Robert Worcester: Voters rate Tory leader's performance as worse than Kinnock's

Click to follow
The Independent Online

Michael Howard is struggling to make his mark with the electorate. But failing, so far, to engage floating voters. The election is likely to be called next April, just nine months away, for a 5 May election day.

Michael Howard is struggling to make his mark with the electorate. But failing, so far, to engage floating voters. The election is likely to be called next April, just nine months away, for a 5 May election day.

After Mr Howard's election as Conservative leader nine months ago, morale soared among Tory MPs as he tore into Labour at the dispatch box and on television. Recently, however, they've sat on their hands. Nothing he has done seems to have persuaded floating voters that he is Jack the Giant-Killer who will topple Tony Blair.

Tory poll ratings have held pretty solid in most public opinion polls these past six months, around 33 per cent, plus or minus 2 per cent - just where they were at the last election when they were swamped in a second Labour landslide. So things still look gloomy for the Tories generally, and especially for Mr Howard, whose performance is now seen negatively by 42 per cent who say they are dissatisfied with his performance. Only his core support of 26 per cent are satisfied.

Only among Tory supporters are there more who are satisfied than dissatisfied, but over a quarter of them say they are unhappy with his performance to date.

A year or so before the last six elections, MORI's satisfaction ratings for the Leader of the Opposition have shown that none with more negative ratings than positive has won the following election. Mr Howard's -16 per cent net rating now is worse than was Neil Kinnock's in either 1986 or 1991, and not much better than William Hague's in 2000.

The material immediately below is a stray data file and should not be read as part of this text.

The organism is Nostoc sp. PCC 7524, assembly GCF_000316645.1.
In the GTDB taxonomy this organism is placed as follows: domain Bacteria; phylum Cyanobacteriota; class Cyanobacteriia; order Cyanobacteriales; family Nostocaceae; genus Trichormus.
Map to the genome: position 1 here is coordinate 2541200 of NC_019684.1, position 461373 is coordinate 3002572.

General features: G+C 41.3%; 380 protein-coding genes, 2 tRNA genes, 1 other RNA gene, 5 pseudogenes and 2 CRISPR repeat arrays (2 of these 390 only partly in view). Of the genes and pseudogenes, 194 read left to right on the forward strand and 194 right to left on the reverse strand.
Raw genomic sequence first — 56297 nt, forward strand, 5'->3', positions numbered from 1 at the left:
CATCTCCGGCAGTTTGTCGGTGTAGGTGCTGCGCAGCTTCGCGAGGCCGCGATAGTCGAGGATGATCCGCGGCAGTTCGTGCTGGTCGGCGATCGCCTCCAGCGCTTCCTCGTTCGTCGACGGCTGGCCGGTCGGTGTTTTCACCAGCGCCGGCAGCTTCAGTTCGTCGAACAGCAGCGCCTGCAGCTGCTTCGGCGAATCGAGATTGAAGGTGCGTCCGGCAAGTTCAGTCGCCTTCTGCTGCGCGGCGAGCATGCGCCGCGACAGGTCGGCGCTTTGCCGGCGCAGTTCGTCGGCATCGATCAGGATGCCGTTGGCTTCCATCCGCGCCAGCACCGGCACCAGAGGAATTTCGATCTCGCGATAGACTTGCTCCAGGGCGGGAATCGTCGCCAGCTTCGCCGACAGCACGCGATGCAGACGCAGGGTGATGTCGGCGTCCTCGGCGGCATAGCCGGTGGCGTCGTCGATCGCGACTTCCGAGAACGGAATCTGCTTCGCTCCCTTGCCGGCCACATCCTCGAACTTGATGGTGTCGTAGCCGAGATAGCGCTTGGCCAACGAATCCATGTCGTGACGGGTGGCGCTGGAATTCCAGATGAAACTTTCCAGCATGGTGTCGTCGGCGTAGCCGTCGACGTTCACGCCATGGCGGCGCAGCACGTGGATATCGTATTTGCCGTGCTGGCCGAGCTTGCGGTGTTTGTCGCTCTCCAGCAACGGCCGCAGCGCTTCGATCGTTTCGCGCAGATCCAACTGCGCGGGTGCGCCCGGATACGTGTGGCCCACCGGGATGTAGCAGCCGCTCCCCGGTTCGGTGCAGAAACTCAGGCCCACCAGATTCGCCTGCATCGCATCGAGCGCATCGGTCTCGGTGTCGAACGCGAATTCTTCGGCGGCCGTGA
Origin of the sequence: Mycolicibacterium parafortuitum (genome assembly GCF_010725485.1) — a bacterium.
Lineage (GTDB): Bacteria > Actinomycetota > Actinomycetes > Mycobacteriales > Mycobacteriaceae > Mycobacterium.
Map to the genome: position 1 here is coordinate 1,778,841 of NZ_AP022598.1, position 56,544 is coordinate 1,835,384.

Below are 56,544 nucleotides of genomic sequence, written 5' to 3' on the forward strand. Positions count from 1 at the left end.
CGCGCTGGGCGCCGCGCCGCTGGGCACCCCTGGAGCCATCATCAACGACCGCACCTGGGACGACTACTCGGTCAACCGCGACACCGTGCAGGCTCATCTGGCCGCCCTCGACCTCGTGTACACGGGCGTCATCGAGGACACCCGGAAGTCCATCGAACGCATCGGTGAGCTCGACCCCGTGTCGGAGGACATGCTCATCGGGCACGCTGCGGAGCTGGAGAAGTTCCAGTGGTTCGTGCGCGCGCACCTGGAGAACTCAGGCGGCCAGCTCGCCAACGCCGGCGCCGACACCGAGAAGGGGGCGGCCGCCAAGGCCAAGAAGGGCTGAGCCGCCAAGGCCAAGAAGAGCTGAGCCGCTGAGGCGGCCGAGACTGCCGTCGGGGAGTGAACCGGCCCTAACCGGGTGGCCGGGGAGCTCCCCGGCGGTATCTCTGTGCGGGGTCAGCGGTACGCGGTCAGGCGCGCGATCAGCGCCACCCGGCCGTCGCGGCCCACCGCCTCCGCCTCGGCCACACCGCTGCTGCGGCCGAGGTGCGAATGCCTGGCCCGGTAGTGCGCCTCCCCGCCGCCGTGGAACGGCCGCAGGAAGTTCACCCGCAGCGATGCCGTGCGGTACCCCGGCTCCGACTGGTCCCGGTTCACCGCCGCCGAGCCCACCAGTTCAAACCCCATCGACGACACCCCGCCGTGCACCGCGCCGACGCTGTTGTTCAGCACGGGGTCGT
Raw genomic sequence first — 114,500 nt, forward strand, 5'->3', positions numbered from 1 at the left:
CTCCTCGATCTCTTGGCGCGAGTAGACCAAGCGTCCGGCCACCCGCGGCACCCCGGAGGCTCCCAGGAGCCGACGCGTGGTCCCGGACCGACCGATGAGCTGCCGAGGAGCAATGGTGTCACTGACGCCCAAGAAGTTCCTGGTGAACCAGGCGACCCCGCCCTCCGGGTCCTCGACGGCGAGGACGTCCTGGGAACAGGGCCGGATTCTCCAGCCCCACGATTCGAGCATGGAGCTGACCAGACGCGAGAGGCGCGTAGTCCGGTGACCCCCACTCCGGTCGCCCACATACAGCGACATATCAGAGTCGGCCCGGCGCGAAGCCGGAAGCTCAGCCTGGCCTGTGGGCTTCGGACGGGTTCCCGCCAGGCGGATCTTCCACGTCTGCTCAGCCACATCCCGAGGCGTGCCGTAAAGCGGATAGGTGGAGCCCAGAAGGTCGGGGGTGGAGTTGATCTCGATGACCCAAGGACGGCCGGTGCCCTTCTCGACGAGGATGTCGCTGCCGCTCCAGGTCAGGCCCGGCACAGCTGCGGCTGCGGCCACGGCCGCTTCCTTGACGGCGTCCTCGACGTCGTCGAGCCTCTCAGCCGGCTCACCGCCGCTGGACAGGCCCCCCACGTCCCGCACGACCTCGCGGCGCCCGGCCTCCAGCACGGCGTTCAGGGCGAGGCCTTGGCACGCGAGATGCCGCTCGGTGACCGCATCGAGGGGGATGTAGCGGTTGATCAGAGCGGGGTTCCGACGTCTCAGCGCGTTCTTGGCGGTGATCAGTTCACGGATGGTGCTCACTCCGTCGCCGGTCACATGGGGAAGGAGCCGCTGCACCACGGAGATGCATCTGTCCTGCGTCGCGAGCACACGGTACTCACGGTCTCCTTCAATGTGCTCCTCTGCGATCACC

The latest MORI Social Research Institute's Delivery Index finds that optimism about government policies on public services is at its highest for over two years. This suggests that as the general election approaches, the Government may be starting to claw back the ground it has lost since 2001 on perceptions of improvements in public services. This will certainly make the mountain higher and steeper than it already is for Mr Howard and the Tories' hope of overturning the Labour majority of 159.

Public agreement that "this Government's policies will improve the state of Britain's public services" is 39 per cent - its highest level since November 2001, six months after the last election. On balance, opinion is still negative with 52 per cent thinking public services will get worse in the long-term, but this is lower than the 57-59 per cent recorded in the second half of 2003.

A similar pattern is shown by rising confidence in Labour's ability to improve the economy. Perceptions are more favourable than a year ago, in the wake of the Iraq war. Rises in interest rates, publicity over possible fuel price increases, a threatened fall in house prices, continuing problems in Iraq and other problems facing the Government have not made any impact.

The state of the health service is of concern to more people than the war, with 44 per cent saying that healthcare and the NHS are among the most important issues facing Britain. Yet the public's assessment of prospects for the NHS is now "in the black", just. This marks an improvement on the -10 negative level MORI recorded last year.

On the five key domestic issues, Labour's ratings are up against a year ago: health up 11 points, education 9, transport 11, crime 5 and environment 4. And on their management of the economy, up 12 from a year ago.

And just nine months to go.

MORI interviewed a representative sample of 1,988 adults aged 18+ in 202 sampling points across Great Britain, in person, from 22- 27 July 2004. Data were weighted to match the profile of the adult population.

© MORI/Independent on Sunday

Robert Worcester is chairman of MORI and Visiting Professor of Government at the LSE

Comments